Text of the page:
Vice President Joe Biden delivered the keynote address for the event, emphasizing the importance of education and employer partnerships. “These partnerships provide a seamless transition so folks can go from a classroom to a job, and from job to job within the industry they’re in,” he said, adding, “We have to maintain and enhance our workforce so we have the most sophisticated, best-trained workforce in the world.” Later on in the day, Snap-on Inc. Chairman and CEO, Nicholas Pinchuk couched this in even clearer terms declaring, ““We are in a global competition for jobs and the single best weapon is CTE. We need to out-skill the competition.”

During the all-day summit, several panels explored a number of CTE and workforce development issues, including employer engagement, apprenticeship programs, effectively using labor market information and strategies for scaling up other innovative education and workforce program models. Yet, the most common theme throughout the day centered on CTE’s evolution over the past several decades from vocational education and into today’s modern conception of CTE. Nearly every panelist agreed that today’s CTE has made extraordinary progress and is now very much a viable pathway for any number of postsecondary and career ambitions.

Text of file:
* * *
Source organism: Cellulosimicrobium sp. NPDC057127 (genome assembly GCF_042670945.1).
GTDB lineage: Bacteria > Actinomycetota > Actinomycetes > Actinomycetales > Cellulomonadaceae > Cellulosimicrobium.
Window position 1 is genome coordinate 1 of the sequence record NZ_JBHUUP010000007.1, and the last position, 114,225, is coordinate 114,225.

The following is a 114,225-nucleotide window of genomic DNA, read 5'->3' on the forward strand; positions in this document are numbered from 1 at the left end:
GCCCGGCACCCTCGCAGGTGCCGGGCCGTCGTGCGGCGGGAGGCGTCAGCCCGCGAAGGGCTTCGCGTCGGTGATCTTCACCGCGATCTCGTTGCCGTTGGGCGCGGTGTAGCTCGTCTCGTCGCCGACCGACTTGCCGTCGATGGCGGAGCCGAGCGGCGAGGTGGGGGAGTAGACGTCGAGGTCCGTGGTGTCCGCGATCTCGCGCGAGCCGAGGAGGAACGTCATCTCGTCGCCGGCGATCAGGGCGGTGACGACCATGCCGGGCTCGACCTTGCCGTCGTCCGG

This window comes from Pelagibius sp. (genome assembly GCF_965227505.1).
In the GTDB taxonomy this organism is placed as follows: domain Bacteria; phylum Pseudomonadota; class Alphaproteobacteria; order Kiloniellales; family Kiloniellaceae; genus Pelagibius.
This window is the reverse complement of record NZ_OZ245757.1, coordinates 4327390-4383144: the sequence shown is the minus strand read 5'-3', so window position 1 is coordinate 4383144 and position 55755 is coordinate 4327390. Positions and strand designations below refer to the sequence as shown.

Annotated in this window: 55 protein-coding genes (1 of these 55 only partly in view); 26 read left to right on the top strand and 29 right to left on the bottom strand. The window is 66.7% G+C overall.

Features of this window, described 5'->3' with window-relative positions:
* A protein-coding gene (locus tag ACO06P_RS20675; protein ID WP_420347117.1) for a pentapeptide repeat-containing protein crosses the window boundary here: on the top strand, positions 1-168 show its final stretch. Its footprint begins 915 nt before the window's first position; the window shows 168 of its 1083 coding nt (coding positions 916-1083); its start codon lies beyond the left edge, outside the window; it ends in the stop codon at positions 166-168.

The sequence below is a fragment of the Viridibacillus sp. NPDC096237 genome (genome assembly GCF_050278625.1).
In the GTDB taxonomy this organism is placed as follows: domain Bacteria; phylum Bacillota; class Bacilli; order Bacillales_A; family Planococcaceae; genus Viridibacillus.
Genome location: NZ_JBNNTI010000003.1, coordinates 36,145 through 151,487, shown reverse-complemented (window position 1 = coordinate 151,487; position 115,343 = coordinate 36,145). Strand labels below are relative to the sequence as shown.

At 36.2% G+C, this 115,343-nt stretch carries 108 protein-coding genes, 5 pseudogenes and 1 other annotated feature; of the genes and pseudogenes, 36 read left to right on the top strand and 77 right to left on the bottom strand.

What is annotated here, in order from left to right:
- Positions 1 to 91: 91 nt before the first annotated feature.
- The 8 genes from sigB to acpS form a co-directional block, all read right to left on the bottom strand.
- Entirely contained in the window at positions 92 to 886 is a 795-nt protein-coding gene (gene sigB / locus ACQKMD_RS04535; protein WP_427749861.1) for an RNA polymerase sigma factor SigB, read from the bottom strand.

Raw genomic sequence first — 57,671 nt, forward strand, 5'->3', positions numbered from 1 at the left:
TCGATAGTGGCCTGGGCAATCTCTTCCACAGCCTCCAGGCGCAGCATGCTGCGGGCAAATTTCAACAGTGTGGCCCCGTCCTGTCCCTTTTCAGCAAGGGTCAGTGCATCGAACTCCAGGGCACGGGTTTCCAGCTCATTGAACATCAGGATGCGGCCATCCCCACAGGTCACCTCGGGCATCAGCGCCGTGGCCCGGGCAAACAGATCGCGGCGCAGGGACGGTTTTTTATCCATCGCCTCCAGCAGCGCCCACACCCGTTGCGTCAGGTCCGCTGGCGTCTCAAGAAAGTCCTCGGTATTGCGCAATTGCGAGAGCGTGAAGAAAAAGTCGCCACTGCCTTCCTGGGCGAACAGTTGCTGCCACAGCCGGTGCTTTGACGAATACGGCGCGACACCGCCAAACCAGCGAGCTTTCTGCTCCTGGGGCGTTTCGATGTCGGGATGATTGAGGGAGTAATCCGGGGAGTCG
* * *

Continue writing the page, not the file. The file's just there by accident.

U.S. Secretary of Labor, Thomas Perez, capped off the day with a rousing address on the U.S. Department of Labor’s (DOL) work on apprenticeships. Perez made a number of references to DOL’s upcoming grant program, the America Apprenticeship Initiative.  Grantees for this $100 million program— the successor to last year’s Youth CareerConnect grants— are expected to be announced by the end of the year.

More information on the summit can be found here.

NASDCTEc Finalizes Higher Education Recommendations

With the next Congress widely expected to take up the reauthorization of the Higher Education Act, the consideration of the nation’s primary legislation governing the nation’s postsecondary education system presents a unique opportunity for the CTE community to have their voices heard as this process unfolds. To that end, NASDCTEc has recently finalized a set of recommendations for the reauthorization of the legislation which can be viewed here.